Medical advice and information about when to keep your child at home
A guide to common illnesses that we see most often at Bridgewater:
Cough, colds, headaches & sore throats
It's fine to send your child to school with a minor cough or common cold. However, if they have a raised temperature, shivers or drowsiness, keep them off school until the temperature is normal, without administration of ibuprofen or paracetamol.
Vomiting and/or diarrhoea
A child with vomiting and/or diarrhoea should be kept off school for 48 hours after the symptoms disappear.
If your child has an ear infection and a high temperature or severe earache, keep them off school until they're feeling better or their high temperature goes away.
If your child has chickenpox, keep them off school until all the spots have crusted over.
This is usually about 5 days after the spots first appeared. Let us know if your child has chickenpox.
You don't need to keep your child away from school if they have conjunctivitis.
Do get advice from your pharmacist. Encourage your child not to rub their eyes and to wash their hands regularly.
Head lice and nits
We do not exclude children from school if they have a headlice infestation, but we ask that you treat your child as soon as possible, because headlice spread very quickly in the school environment. They are treatable without seeing a GP. Please visit the NHS guidance on finding and treating head lice here.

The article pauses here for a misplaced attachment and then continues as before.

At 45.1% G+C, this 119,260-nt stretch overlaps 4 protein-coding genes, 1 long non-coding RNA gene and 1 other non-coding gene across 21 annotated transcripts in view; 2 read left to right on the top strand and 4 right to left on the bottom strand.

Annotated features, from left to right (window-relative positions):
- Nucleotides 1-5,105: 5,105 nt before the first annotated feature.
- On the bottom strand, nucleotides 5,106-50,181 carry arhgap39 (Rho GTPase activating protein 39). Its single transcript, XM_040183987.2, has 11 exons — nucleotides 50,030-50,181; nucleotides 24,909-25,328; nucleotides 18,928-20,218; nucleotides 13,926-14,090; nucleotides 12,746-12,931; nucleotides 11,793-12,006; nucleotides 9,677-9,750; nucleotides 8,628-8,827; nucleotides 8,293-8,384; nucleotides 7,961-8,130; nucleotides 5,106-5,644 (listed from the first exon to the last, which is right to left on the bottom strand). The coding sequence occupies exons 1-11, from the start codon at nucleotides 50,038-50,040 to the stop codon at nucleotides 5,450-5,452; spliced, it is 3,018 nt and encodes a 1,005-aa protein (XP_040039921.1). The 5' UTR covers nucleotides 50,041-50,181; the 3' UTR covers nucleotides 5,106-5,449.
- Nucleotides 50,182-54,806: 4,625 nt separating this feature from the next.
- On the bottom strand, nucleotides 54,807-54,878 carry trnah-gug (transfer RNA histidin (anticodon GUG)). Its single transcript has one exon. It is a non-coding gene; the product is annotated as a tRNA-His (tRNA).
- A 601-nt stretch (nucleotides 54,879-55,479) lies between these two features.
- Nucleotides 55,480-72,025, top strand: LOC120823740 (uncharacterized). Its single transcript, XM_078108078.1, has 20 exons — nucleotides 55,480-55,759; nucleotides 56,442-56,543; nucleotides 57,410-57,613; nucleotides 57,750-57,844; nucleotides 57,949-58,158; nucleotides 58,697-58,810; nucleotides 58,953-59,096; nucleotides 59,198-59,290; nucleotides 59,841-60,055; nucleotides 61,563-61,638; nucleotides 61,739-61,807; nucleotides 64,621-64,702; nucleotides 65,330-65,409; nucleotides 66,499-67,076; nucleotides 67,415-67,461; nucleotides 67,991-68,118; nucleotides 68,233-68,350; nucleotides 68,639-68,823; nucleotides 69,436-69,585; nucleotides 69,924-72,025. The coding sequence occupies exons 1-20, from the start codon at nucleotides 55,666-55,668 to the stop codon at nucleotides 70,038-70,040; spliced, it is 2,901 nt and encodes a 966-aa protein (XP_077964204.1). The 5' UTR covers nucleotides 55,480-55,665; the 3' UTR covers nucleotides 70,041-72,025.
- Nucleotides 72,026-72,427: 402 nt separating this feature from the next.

We also ask that you inform us if your child has head lice, so that we can notify other parents and carers in the year group, to ask them to check their children's hair (we will never name your child in this communication).
If your child has impetigo, they'll need treatment from a GP, often with antibiotics. Keep them off school until all the sores have crusted over and healed, or for 48 hours after they start antibiotic treatment. Encourage your child to wash their hands regularly and not to share things like towels and cups with other children at school.
Slapped cheek syndrome (fifth disease)
You don't need to keep your child off school if they have slapped cheek syndrome, because once the rash appears, they're no longer infectious. If you suspect your child has slapped cheek syndrome, take them to see a GP and let us know if they're diagnosed with it.
You don't need to keep your child off school if they have threadworms.
Speak to your pharmacist, who can recommend a treatment.
The advice above is taken from the NHS site. Further information on other ailments can be found here
Bridgewater School follows the Public Health England guide on infection control to ascertain if your child needs to stay off school or can attend. This guidance can be found here and is displayed in the school office.